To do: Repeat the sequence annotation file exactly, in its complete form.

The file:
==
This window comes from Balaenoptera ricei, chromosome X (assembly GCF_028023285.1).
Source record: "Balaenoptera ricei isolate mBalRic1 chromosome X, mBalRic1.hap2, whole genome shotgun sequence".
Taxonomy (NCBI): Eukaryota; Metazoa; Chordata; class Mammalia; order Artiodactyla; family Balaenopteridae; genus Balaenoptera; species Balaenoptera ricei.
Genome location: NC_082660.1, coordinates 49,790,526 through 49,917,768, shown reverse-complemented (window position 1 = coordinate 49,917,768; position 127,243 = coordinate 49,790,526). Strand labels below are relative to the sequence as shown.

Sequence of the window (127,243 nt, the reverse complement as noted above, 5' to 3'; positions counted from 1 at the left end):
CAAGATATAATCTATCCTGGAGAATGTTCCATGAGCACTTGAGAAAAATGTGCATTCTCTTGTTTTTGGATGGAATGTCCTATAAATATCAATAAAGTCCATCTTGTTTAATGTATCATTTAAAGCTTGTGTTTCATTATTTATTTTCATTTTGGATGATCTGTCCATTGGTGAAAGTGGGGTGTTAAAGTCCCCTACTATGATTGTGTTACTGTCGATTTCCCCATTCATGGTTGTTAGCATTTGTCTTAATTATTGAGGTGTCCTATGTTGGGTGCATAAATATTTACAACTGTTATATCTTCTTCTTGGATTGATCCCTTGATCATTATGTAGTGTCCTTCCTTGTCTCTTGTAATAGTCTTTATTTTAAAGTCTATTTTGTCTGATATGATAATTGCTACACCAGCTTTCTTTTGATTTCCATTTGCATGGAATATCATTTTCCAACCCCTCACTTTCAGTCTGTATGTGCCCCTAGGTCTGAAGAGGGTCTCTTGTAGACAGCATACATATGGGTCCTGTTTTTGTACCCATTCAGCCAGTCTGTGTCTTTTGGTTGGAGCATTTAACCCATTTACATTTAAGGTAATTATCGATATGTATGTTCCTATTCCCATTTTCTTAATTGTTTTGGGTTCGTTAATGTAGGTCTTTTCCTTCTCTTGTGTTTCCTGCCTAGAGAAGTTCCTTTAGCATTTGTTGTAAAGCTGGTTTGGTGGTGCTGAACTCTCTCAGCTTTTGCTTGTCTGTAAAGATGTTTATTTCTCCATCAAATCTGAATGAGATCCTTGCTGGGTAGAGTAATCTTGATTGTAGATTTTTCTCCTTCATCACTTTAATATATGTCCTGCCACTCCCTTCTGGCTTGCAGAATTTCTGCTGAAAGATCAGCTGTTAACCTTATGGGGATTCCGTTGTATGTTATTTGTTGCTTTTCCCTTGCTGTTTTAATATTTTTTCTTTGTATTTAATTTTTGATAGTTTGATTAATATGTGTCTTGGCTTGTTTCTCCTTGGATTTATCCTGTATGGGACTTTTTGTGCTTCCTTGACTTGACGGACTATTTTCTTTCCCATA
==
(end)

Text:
This window comes from Balaenoptera ricei, chromosome X (assembly GCF_028023285.1).
Source record: "Balaenoptera ricei isolate mBalRic1 chromosome X, mBalRic1.hap2, whole genome shotgun sequence".
Taxonomy (NCBI): Eukaryota; Metazoa; Chordata; class Mammalia; order Artiodactyla; family Balaenopteridae; genus Balaenoptera; species Balaenoptera ricei.
Genome location: NC_082660.1, coordinates 49,790,526 through 49,917,768, shown reverse-complemented (window position 1 = coordinate 49,917,768; position 127,243 = coordinate 49,790,526). Strand labels below are relative to the sequence as shown.

Sequence of the window (127,243 nt, the reverse complement as noted above, 5' to 3'; positions counted from 1 at the left end):
CAAGATATAATCTATCCTGGAGAATGTTCCATGAGCACTTGAGAAAAATGTGCATTCTCTTGTTTTTGGATGGAATGTCCTATAAATATCAATAAAGTCCATCTTGTTTAATGTATCATTTAAAGCTTGTGTTTCATTATTTATTTTCATTTTGGATGATCTGTCCATTGGTGAAAGTGGGGTGTTAAAGTCCCCTACTATGATTGTGTTACTGTCGATTTCCCCATTCATGGTTGTTAGCATTTGTCTTAATTATTGAGGTGTCCTATGTTGGGTGCATAAATATTTACAACTGTTATATCTTCTTCTTGGATTGATCCCTTGATCATTATGTAGTGTCCTTCCTTGTCTCTTGTAATAGTCTTTATTTTAAAGTCTATTTTGTCTGATATGATAATTGCTACACCAGCTTTCTTTTGATTTCCATTTGCATGGAATATCATTTTCCAACCCCTCACTTTCAGTCTGTATGTGCCCCTAGGTCTGAAGAGGGTCTCTTGTAGACAGCATACATATGGGTCCTGTTTTTGTACCCATTCAGCCAGTCTGTGTCTTTTGGTTGGAGCATTTAACCCATTTACATTTAAGGTAATTATCGATATGTATGTTCCTATTCCCATTTTCTTAATTGTTTTGGGTTCGTTAATGTAGGTCTTTTCCTTCTCTTGTGTTTCCTGCCTAGAGAAGTTCCTTTAGCATTTGTTGTAAAGCTGGTTTGGTGGTGCTGAACTCTCTCAGCTTTTGCTTGTCTGTAAAGATGTTTATTTCTCCATCAAATCTGAATGAGATCCTTGCTGGGTAGAGTAATCTTGATTGTAGATTTTTCTCCTTCATCACTTTAATATATGTCCTGCCACTCCCTTCTGGCTTGCAGAATTTCTGCTGAAAGATCAGCTGTTAACCTTATGGGGATTCCGTTGTATGTTATTTGTTGCTTTTCCCTTGCTGTTTTAATATTTTTTCTTTGTATTTAATTTTTGATAGTTTGATTAATATGTGTCTTGGCTTGTTTCTCCTTGGATTTATCCTGTATGGGACTTTTTGTGCTTCCTTGACTTGACGGACTATTTTCTTTCCCATA